NIH Agrees to $1.4 million in Funding for 23andMe

23andMe

Less than a year since the US Food and Drug Administration ordered 23andMe, the leading personalized genetic testing company to cease and desist in DNA testing without the proper medical protocols, the National Institute of Health (“NIH”) has awarded the company a $1,367,504 for a two-year project to support the further development of 23andMe’s web-based database and research engine for genetic discovery.

“A huge advancement for affordable Personalized Medicine that will increase accessibility and improve health outcomes”
James P. McNamara

As you will recall, in November 2013 the FDA told 23andMe to stop testing and issuing results to individuals because the results could mislead customers, who did not have a medical training to understand the full scope of the findings. The FDA said the startup–which uses consumer’s saliva to provide information on gene mutations, health risks and drug responses–did not submit adequate data to support its claims and had continued to sell unapproved, unverified service for years, FierceHealthcare previously reported.

Because of the FDA ruling, the company provides ancestry-related genetic reports and uninterpreted raw genetic data. It no longer offers its “health-related genetic reports,” according to an alert on its website.

With the new NIH funding, the company said it will use the genetic data it has collected for a range of research projects. Specifically, the grant supports four areas of development:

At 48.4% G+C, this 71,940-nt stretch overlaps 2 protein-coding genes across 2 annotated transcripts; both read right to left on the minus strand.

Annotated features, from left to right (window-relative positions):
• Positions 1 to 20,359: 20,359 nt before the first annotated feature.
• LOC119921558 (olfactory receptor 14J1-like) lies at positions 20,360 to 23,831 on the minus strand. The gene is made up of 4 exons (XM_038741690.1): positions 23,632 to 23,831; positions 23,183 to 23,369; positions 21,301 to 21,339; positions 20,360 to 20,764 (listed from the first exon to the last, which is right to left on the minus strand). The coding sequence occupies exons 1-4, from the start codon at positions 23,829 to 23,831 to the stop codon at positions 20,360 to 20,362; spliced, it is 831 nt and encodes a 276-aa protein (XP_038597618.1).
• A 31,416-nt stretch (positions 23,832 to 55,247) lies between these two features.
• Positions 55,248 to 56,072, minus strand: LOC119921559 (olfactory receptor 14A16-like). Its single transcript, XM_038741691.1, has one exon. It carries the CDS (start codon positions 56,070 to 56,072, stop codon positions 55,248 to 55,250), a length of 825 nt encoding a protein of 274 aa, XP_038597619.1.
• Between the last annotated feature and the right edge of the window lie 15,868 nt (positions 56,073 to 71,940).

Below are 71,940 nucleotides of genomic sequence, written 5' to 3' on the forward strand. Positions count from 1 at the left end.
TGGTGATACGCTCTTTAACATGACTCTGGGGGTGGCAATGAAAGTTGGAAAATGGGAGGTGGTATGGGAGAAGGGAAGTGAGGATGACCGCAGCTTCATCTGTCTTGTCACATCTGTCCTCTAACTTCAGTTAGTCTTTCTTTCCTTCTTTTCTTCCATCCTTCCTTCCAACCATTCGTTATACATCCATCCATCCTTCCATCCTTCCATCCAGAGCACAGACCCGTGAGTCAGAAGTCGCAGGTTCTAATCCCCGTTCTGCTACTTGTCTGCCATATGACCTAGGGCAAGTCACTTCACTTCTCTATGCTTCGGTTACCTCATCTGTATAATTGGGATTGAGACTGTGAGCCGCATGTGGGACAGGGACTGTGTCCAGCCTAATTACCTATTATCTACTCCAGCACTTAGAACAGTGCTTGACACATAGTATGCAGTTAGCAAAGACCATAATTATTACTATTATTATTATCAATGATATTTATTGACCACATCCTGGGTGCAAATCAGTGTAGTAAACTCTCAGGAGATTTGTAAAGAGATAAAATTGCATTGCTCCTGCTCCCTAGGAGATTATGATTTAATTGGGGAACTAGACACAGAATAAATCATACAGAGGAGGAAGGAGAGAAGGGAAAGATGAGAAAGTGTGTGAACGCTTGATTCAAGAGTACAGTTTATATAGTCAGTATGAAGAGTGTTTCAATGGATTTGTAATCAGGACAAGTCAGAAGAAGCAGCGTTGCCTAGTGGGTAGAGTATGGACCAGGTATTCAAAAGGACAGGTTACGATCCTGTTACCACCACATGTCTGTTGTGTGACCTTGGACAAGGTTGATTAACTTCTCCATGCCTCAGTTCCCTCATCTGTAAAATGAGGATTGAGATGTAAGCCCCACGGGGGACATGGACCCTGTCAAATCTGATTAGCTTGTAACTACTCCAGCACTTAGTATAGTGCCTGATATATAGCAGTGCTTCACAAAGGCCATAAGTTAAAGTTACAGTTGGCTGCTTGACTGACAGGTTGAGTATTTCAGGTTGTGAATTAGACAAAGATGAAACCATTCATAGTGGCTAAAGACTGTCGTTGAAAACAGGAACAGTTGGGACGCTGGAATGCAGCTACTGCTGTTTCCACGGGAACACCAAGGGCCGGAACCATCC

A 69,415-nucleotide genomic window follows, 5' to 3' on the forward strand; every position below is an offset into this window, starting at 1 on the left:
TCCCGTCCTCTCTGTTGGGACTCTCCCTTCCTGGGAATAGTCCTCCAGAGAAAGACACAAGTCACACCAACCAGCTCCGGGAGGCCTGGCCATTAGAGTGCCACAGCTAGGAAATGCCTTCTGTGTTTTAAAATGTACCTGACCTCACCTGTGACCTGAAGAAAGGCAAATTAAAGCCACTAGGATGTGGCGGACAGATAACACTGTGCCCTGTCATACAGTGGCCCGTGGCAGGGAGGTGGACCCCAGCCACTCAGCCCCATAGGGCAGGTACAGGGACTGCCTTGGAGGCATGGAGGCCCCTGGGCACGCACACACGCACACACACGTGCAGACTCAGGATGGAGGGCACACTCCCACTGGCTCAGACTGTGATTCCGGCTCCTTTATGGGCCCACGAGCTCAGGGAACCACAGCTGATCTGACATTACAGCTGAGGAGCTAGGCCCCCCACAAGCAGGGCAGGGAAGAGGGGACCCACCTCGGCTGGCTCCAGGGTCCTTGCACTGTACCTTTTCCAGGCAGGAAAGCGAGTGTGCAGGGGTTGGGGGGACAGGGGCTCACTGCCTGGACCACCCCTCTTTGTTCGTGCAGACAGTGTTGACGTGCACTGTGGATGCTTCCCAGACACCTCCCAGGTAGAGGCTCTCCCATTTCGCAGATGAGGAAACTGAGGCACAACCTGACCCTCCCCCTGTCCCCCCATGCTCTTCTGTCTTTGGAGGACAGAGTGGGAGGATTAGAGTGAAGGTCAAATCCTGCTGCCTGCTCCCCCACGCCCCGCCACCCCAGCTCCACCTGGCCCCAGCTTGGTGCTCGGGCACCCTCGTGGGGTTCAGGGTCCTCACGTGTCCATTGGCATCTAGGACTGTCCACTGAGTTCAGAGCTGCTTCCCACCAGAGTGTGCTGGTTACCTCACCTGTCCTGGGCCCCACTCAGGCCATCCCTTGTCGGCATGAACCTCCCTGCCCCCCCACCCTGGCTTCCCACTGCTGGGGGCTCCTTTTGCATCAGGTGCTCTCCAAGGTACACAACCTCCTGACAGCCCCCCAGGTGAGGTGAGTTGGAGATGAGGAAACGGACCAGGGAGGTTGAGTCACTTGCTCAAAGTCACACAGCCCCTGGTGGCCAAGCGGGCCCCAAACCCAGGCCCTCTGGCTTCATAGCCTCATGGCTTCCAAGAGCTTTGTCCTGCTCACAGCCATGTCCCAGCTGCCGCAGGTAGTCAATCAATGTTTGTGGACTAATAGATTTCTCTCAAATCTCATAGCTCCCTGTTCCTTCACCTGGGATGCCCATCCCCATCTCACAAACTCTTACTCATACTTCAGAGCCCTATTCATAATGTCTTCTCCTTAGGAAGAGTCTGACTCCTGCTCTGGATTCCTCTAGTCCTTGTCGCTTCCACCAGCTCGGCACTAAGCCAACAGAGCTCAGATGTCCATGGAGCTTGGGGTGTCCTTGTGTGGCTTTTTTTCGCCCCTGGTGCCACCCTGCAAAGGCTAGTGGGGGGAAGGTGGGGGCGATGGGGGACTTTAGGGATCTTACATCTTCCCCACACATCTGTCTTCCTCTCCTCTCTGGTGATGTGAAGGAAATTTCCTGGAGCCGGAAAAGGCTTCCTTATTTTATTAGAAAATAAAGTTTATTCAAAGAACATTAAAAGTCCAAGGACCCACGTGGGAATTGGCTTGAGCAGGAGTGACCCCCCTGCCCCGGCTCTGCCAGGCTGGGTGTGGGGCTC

1) Refinement of web-based surveys to improve the company’s ability to identify novel genetic associations;
2) Enhanced infrastructure of survey tools to support the collection of a broader set of phenotypic data;
3) The utilization of whole-genome sequencing data and imputation to enable the discovery of rarer, more penetrant genetic associations; and,
4) Enablement of external non-23andMe researchers to access aggregate de-identified data from the 23andMe database to further accelerate the pace of human genetic research.

The grant “enables researchers from around the world to make genetic discoveries,” Anne Wojcicki, chief executive officer of 23andMe, said in a statement. Despite the challenges the company has been faced with, it has not shied away from discussions with the governments on the need for merging technology, health databases and patient control to improve health outcomes for all.

“The is a huge development in the acceleration of affordable Personalized Medicine and the so-called P4 Medicine Model of Personalization, Prediction, Prevention and Participation” said James P. McNamara, a Health Futurist. “The grant will also support the development of a Research Accelerator that will create new opportunities for global research collaborations between academia and the biosciences industry with the goal of improving health outcomes.”

“For the first time, technology and healthcare are coming together and consumers want to be part of it,” Wojcicki said at a recent panel held by the House Energy and Commerce Committee as part of its 21st Century Cures initiative.

Meanwhile, 23andMe also is working to get back in the FDA’s good graces–it is trying to push through a single health report on Bloom syndrome through the approval process for medical devices, according to a recent article in MIT Technology Review.

To learn more: 23andMe Press Release

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